“Miracle May” leaves Colorado River reservoirs in much better shape than when the month started

Precipitation departure from average. Source: PRISM

Precipitation departure from average. Source: PRISM

A month that Eric Kuhn of the Colorado River Water Conservation District in western Colorado called a “miracle May” has left the Colorado River’s two largest reservoirs in much better shape than we might have expected given the glum projections of doomsayers like me. Precipitation across the Colorado River Basin has been well above average, and while it has not been enough to make up for a dismal winter snowpack, it has been enough to improve things significantly at the margins, at a time when “at the margins” is where the basin’s managers have been eking out a scary existence.

In particular, a 2016 Lower Basin shortage declaration, which would have mandated reduced water deliveries to Central Arizona, seems a lot less likely.

Lake Powell is ending May with a surface elevation above 3,596 feet above sea level, four feet above the projection when the month began. That’s an extra 400,000 acre feet of water. Lake Mead, less dependent on weather and more dependent on releases from upstream, is nevertheless a foot above its projections, an elevation above 1,076.

The result is a forecast of more than 5 million acre feet of April-July runoff into Lake Powell, up from a forecast of just 3 million acre feet just a month ago. That is still well below the long term mean of just above 7 maf for April through July, but given the slim margins facing water managers right now the bonus water provides a crucial boost.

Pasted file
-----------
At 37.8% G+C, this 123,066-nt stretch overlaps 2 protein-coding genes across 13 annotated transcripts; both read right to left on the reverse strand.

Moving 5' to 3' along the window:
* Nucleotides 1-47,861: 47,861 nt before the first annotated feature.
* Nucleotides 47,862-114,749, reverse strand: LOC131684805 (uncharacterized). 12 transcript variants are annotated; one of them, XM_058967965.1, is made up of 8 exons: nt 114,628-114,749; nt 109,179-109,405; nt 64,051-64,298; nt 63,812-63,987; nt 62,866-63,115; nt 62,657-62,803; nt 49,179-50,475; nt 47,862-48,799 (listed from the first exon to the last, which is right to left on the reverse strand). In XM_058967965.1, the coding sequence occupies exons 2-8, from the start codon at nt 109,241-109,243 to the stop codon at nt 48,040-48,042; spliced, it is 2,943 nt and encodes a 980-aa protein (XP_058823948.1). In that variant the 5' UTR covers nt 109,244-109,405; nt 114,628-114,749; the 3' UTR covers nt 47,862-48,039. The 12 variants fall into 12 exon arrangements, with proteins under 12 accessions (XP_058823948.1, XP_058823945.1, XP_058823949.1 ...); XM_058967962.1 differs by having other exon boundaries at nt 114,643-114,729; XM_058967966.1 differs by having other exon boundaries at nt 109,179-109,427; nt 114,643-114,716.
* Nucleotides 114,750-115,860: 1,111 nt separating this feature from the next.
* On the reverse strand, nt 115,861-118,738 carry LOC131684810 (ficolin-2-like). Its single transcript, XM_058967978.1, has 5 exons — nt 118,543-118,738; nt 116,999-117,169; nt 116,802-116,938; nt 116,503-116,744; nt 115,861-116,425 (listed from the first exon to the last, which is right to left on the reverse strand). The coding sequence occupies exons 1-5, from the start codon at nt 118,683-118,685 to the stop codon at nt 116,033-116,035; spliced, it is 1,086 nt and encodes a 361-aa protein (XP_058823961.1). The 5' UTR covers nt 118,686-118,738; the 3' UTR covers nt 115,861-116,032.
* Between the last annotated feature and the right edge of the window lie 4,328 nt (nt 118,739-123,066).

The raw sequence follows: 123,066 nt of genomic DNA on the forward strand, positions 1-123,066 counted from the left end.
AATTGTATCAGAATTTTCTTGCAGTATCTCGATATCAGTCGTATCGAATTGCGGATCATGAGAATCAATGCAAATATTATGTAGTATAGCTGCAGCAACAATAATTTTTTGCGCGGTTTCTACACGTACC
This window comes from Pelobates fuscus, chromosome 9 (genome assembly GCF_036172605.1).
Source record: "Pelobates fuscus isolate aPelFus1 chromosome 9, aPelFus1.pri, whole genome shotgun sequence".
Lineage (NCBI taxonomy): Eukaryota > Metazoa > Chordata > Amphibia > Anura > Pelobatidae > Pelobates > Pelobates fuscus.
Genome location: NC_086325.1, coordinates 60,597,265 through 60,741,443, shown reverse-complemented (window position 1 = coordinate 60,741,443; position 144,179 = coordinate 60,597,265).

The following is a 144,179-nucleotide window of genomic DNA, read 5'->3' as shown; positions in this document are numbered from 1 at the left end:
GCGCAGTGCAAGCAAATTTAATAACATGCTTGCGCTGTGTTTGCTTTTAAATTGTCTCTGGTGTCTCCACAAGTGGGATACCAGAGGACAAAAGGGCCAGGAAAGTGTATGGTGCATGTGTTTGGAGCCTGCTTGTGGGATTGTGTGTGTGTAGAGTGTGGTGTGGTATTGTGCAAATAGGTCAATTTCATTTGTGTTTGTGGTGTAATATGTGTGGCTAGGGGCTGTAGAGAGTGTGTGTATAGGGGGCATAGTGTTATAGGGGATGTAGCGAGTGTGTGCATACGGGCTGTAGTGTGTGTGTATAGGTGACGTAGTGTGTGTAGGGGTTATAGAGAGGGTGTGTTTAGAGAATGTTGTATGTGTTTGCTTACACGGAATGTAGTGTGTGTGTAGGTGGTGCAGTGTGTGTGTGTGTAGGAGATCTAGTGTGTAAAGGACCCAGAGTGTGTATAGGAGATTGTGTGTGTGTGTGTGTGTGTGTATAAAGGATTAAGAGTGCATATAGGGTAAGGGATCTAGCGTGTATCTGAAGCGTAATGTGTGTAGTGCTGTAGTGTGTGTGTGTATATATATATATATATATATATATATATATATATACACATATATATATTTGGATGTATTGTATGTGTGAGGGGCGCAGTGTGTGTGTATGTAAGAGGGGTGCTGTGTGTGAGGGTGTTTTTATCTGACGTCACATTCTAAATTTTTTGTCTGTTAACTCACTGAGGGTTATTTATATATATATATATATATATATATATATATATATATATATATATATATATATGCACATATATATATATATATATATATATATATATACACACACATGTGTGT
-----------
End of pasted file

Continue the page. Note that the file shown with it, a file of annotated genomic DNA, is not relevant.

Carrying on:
Before the storms hit, the Bureau of Reclamation forecast showed Lake Powell flirting with a key elevation threshold – elevation 3,575 come Jan. 1. The 2007 reservoir operation guidelines set that as a trigger point that would require water managers to hold more water upstream and reduce deliveries to Lake Mead. That would have meant a lot less water being sent downstream to Lake Mead beginning in October, setting off a cascade of decisions that could have triggered a shortage declaration in the Lower Basin as early as next Jan. 1.

I’ve been joking with basin water managers that they really need to try to avoid a Jan. 1, 2016 shortage declaration, because my book isn’t done. I want the book on the shelves when the shortage declaration hits, so I’ll be the person they call to go on the NewsHour and Diane Rehm and stuff. Fame and fortune seem within reach, but timing is everything.

The water managers often seem not to be amused by this schtick, for which I fully and completely apologize.

With an extra 4 feet of water in Powell as of today, and more likely because of our “miracle May”, a 2016 shortage is looking far less likely, though we won’t know for sure until the next round of model results come out after the first of the month. My back-of-the-envelope calculations suggest we’re still at risk of a 2017 shortage declaration, but the risk of one in 2016 has dropped dramatically.


  1. This just shows what we have always known: weather is very variable. Climate scientists and the science writers for Yahoo News, The Huffington Post, and LA Times make big mistakes talking about a single dry spell, a single dry or excessively snowy winter, or a warmer March in Antarctica as being due to anthropogenic CO2 when all these patterns are well within the range of climate changes earth has experienced for 2000 year long before humans emitted CO2 from fossil fuels.

  2. Pingback: Along with California’s Continuing Drought, Bloggers Cover Current and Potential Federal Action, Hydrology in the Colorado River Basin and the Impact of Storms in Texas and Oklahoma

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